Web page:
This is an archived article that was published on sltrib.com in 2012, and information in the article may be outdated. It is provided only for personal research purposes and may not be reprinted.
It could be an old-school dogfight. Devin Harris vs. Earl Watson. Two veterans attacking each other. Two respected NBA point guards dueling on the court and slicing away behind the scenes, constantly trying to gain the upper hand and catch Jazz coach Tyrone Corbin's attention.
Instead, Harris and Watson have drowned their professional egos in a joint effort to keep Utah's evolution moving forward. Despite the fact that Watson has sometimes outplayed Harris, who still hasn't found a constant rhythm after spending 37 games and more than 11 months with the Jazz. Despite the speedy, fiery Watson becoming a fan-favorite known as The Bulldog at the same time Harris has often been a magnet for post-defeat criticism.
"We're older in our careers. We're not trying to create reputations or fight for who we are in the league and show people," said Watson, who's averaging 4.5 assists and 21.4 minutes to Harris' 4.6 and 26.2. "We pretty much know who we are. We're just trying to enhance who we are and do it together as a team."
The bond between the 28-year-old Harris and 32-year-old Watson was reinforced during the 2011 NBA lockout. After a Nov. 7 charity game in Salt Lake City, the veteran duo went out to dinner with Jazz players including Al Jefferson, Derrick Favors and Jeremy Evans. With the 2011-12 season in limbo and Harris then Utah's only point guard under contract, two of the Jazz's most respected athletes made a hard pitch to Watson, who'd made a strong impression during his initial run with the team in 2010-11. Come back to us, Harris and Jefferson said. You're one of the best backups in the NBA, and we'll be so much better with you in the fold.
"That right there was kind of a sign we mutually respect each other at the highest level," Watson said.
The 11-year veteran had Harris' back Thursday. Utah fell 119-101 at Golden State, with third-team point guard Jamaal Tinsley expertly filling in and dishing out a game-high 13 assists while Harris (left hamstring) and Watson (right ankle) missed the contest due to injuries. After the Jazz's fourth defeat in six games, Matt Harpring tweeted a question that's existed ever since Utah started the season 1-3 and Watson provided the spark Harris did not.
"Should there be a starting point guard debate that should be talked about?" said Harpring, a Jazz television analyst and former Utah forward.
Watson was away from the team Thursday, in Los Angeles receiving a second opinion about his ankle. But he responded just minutes later.
"NO!" Watson tweeted.
With Harris under contract until 2012-13 and set to make about $17 million the next two years, the question won't disappear until he's able to regain the form shown during a 2009 All-Star run with New Jersey.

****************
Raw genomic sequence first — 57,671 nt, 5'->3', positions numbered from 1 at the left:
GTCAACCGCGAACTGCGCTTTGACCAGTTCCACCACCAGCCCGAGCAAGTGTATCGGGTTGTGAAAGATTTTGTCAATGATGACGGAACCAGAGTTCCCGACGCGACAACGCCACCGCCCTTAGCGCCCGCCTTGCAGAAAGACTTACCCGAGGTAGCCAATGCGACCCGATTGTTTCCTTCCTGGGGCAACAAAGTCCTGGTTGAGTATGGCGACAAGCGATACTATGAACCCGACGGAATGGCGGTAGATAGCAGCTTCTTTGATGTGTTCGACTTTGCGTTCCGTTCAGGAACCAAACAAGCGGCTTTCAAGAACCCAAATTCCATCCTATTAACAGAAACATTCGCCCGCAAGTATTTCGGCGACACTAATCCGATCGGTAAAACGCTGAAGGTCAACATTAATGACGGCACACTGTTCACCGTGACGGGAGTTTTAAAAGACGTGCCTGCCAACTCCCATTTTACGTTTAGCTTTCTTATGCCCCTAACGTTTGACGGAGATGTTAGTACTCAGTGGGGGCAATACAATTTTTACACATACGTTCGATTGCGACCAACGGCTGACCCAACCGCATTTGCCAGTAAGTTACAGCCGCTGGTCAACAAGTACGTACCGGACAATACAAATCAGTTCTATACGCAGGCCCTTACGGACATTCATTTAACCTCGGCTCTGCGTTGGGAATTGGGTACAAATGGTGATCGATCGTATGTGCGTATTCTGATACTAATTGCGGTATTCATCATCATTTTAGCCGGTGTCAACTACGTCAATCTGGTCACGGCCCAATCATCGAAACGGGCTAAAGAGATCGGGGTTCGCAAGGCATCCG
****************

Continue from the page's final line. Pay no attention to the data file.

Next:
Harris has acknowledged his time in Utah hasn't gone like he wanted, and he knows he's yet to play his best ball in a Jazz uniform. But he's also aware his pairing with Watson has made Utah stronger. The duo have alternately picked each other up, and Watson has sometimes provided cover when Harris has struggled.
At best, Harris and Watson are 48 minutes of constant acceleration, leaving opponents sucking in oxygen. At worst, their games are individually limited, exposing damaging holes in the Jazz's attack.
"Earl's a veteran player and he's been around. I feel like I'm still kind of young," Harris said. "He's been in this system a lot longer than I have. I'm just kind of picking up things from him and trying to learn as fast as I can. There's no reason for friction. We both want to win. We've both been on losing teams, so it's more important that we win right now."
It's a mindset Los Angeles Clippers guard Chauncey Billups knows well. Billups swallowed his pride after being amnestied by New York earlier this season and picked up by Los Angeles, ignoring the inner belief he's still a premier starting point guard in the league.
Billups was cool and relaxed Wednesday before the Clippers edged the Jazz. His partnership with Chris Paul has suddenly turned Los Angeles into a contender, and the duo have provided the Clippers with a valuable asset Utah still seeks: an elite NBA backcourt.
"A lot of teams can't do it. You've got to have the right personality first and foremost," Billups said. "Secondly, those talents got to mesh. It can't be the same exact point guard. It's got to be two different games a little bit. It's an awesome advantage. It really is, man."
Role Player Pts Ast Reb Min
Starter Devin Harris 9.3 4.6 1.5 26.2
Reserve Earl Watson 3.9 4.5 2.4 21.4
Reserve Jamaal Tinsley w1.3 2.1 1.1 7.9
Pts PG rank Ast/TO PG rank
Harris 9.3 27 2.46 19
Watson 3.9 39 2.25 29
Devin Harris' 9.3 average points is his lowest total since 2005-06, while his 4.6 assists and 26.2 minutes are his lowest marks since 2006-07.
Lakers at Jazz
P At EnergySolutions Arena
Tipoff • Saturday, 7 p.m. TV • ROOT
Radio • 1320 AM, 1600 AM, 98.7 FM
Records • Lakers 13-9, Jazz 12-9
Last meeting • Lakers, 90-87, OT (Jan. 11)
About the Lakers • Los Angeles had won three of four entering a game Friday at Denver. … The Lakers ranked third out of 30 teams in rebounds (44.3), fifth in points allowed (90.6) and ninth in assists (21.9). … Kobe Bryant led the NBA in scoring (30) and topped the Lakers in assists (5.4) and steals (1.2).
About the Jazz • Point guard Devin Harris (strained left hamstring) was a late scratch Thursday during a road loss to Golden State. He's a game-time decision against the Lakers. … Shooting guard Raja Bell (strained right adductor) and reserve point guard Earl Watson (sprained right ankle) are day-to-day. They also sat out the Warriors game.